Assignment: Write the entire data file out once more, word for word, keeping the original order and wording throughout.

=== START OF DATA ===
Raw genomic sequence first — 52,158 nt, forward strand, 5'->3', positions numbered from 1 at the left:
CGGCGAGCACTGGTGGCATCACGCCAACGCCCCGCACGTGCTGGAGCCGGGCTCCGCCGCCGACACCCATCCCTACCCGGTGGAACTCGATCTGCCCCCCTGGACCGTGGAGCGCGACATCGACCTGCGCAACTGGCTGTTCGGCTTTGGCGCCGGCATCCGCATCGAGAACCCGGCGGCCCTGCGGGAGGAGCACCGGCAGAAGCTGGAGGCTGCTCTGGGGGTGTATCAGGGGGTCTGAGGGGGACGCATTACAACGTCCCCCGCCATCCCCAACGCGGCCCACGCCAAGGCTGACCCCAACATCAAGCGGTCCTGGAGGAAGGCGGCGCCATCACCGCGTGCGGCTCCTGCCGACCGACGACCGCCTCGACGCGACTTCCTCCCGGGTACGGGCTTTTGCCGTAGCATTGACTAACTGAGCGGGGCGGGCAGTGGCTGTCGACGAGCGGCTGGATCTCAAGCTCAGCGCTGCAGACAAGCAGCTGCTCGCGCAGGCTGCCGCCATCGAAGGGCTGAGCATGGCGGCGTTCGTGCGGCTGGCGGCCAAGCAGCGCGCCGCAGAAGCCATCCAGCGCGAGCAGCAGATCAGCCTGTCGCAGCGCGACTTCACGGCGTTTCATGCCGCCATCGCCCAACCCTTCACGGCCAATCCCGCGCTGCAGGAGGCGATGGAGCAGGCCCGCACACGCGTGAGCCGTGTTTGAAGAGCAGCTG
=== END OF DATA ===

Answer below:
Raw genomic sequence first — 52,158 nt, forward strand, 5'->3', positions numbered from 1 at the left:
CGGCGAGCACTGGTGGCATCACGCCAACGCCCCGCACGTGCTGGAGCCGGGCTCCGCCGCCGACACCCATCCCTACCCGGTGGAACTCGATCTGCCCCCCTGGACCGTGGAGCGCGACATCGACCTGCGCAACTGGCTGTTCGGCTTTGGCGCCGGCATCCGCATCGAGAACCCGGCGGCCCTGCGGGAGGAGCACCGGCAGAAGCTGGAGGCTGCTCTGGGGGTGTATCAGGGGGTCTGAGGGGGACGCATTACAACGTCCCCCGCCATCCCCAACGCGGCCCACGCCAAGGCTGACCCCAACATCAAGCGGTCCTGGAGGAAGGCGGCGCCATCACCGCGTGCGGCTCCTGCCGACCGACGACCGCCTCGACGCGACTTCCTCCCGGGTACGGGCTTTTGCCGTAGCATTGACTAACTGAGCGGGGCGGGCAGTGGCTGTCGACGAGCGGCTGGATCTCAAGCTCAGCGCTGCAGACAAGCAGCTGCTCGCGCAGGCTGCCGCCATCGAAGGGCTGAGCATGGCGGCGTTCGTGCGGCTGGCGGCCAAGCAGCGCGCCGCAGAAGCCATCCAGCGCGAGCAGCAGATCAGCCTGTCGCAGCGCGACTTCACGGCGTTTCATGCCGCCATCGCCCAACCCTTCACGGCCAATCCCGCGCTGCAGGAGGCGATGGAGCAGGCCCGCACACGCGTGAGCCGTGTTTGAAGAGCAGCTG